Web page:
Pastels made their way from the kids’ room in the contemporary modern living room either as a design furniture or a wall paint already a while ago. But maybe only pink (in all variations) is the most polarizing among them, as even the statistics show:
“About 7% of women do not like it. But 12% of men say it is the only color they totally dislike.”
If you would ask people on the street about their ideas on pink, most of them would answer, it is feminine, soft, tender and more for girls.
But is that true? As a quick look into history shows, pink was not at all a feminine color, it was the exact opposite, namely a masculine one and blue was the girls color.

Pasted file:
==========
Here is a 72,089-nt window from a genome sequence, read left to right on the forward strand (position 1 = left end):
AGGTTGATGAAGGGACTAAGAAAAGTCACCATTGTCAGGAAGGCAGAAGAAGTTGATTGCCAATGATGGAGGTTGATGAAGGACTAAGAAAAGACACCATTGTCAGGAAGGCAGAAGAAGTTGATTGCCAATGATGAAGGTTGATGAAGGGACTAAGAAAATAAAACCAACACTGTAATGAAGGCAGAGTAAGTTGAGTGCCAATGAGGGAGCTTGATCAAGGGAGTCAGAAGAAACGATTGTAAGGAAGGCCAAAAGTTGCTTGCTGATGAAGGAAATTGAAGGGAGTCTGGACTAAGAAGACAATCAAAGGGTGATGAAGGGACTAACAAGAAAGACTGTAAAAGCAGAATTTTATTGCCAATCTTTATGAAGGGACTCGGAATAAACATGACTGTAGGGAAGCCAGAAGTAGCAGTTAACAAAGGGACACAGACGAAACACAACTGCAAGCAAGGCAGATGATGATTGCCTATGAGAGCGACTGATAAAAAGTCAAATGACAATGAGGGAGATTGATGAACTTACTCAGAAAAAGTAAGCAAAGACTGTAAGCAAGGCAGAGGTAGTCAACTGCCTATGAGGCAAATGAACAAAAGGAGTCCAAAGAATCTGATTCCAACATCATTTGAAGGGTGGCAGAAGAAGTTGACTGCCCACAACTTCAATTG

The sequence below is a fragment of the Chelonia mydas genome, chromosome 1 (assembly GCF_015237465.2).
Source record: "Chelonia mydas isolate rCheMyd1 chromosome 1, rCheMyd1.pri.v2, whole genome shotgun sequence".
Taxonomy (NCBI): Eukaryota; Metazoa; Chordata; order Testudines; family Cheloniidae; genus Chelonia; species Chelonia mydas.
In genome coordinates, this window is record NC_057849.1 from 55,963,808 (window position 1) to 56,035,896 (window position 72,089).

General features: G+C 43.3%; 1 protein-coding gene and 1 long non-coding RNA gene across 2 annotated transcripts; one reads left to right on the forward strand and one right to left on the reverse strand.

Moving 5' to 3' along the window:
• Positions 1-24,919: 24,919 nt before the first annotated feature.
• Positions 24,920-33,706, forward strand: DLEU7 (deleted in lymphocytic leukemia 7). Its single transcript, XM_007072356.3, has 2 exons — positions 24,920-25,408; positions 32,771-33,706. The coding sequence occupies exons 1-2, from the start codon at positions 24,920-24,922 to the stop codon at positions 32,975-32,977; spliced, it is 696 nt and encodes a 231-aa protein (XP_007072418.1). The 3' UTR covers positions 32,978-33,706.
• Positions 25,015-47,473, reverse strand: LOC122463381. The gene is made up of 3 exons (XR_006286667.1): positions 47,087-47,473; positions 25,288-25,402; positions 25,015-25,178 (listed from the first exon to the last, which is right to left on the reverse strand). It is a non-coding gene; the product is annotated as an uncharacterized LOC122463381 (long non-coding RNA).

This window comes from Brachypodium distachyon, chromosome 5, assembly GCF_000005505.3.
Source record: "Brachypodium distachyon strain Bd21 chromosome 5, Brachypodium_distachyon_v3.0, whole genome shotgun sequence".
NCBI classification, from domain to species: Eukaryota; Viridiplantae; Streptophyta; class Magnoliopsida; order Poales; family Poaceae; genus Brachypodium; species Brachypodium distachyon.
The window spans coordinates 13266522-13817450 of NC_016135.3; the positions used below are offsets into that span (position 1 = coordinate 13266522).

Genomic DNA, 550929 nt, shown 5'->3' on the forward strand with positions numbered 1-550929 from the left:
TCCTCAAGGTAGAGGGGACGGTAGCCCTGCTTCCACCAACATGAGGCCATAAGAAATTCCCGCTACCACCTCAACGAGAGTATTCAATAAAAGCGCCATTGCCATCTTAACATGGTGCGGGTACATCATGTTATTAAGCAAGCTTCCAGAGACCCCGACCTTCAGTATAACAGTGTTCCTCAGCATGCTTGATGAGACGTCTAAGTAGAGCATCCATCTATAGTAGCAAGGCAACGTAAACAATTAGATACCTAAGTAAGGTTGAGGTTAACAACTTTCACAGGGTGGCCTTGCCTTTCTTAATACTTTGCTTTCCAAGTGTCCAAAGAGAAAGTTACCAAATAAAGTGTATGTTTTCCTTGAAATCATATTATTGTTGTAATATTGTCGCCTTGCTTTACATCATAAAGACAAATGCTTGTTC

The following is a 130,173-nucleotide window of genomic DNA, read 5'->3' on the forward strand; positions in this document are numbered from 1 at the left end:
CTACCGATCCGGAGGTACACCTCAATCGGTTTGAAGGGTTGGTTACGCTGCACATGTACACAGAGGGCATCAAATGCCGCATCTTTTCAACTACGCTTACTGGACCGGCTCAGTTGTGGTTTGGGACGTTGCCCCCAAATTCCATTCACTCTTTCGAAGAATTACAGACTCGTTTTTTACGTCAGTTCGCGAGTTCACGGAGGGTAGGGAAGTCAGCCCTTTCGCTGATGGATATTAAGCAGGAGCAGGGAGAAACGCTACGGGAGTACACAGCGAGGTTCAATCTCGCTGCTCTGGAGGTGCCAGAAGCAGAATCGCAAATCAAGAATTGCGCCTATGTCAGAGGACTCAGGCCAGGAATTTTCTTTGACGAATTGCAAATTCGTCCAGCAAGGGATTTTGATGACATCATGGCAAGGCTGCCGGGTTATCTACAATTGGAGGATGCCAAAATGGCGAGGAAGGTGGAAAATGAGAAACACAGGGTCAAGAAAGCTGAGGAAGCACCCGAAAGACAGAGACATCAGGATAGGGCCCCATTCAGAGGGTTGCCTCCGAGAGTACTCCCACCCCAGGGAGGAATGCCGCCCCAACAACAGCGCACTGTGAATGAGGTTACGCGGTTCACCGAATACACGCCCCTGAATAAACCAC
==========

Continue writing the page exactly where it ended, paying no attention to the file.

That changes in the 1920ties, when baby dresses turned from white into colored rompers due to the fact that creating colors without any harms was made possible and also to wash colored clothes on high temperatures.
The famous architect Le Corbusier created in his first color palette in the 1930ties (called KT 32) earthy tones on deep red. In the 50s he shifted to more brighter and saturated colors (listed as KT 43) and among these you‘ll find a more brighter, saturated pink called „Rose“ numbered LC 43.3 and still available today through KT color in Switzerland.
Le Corbusier Color LC 43.3 from kt.color, photo ©designisti.com
KT Color, © ktcolor.com
Visu Chair by Muuto
So after convincing your hubby that you ultimately need a color change in the house, how to combine it? To avoid a too romantic barbie-esque look do not mix it solely with too much white – combine it with other colors, that have a more „masculine“ spot (as India Mahdavi recommends…) from a navy blue over a simple warm grey to mate black or with earthy tones, the main thing is to balance it out. Also accessoires in Copper are a perfect match.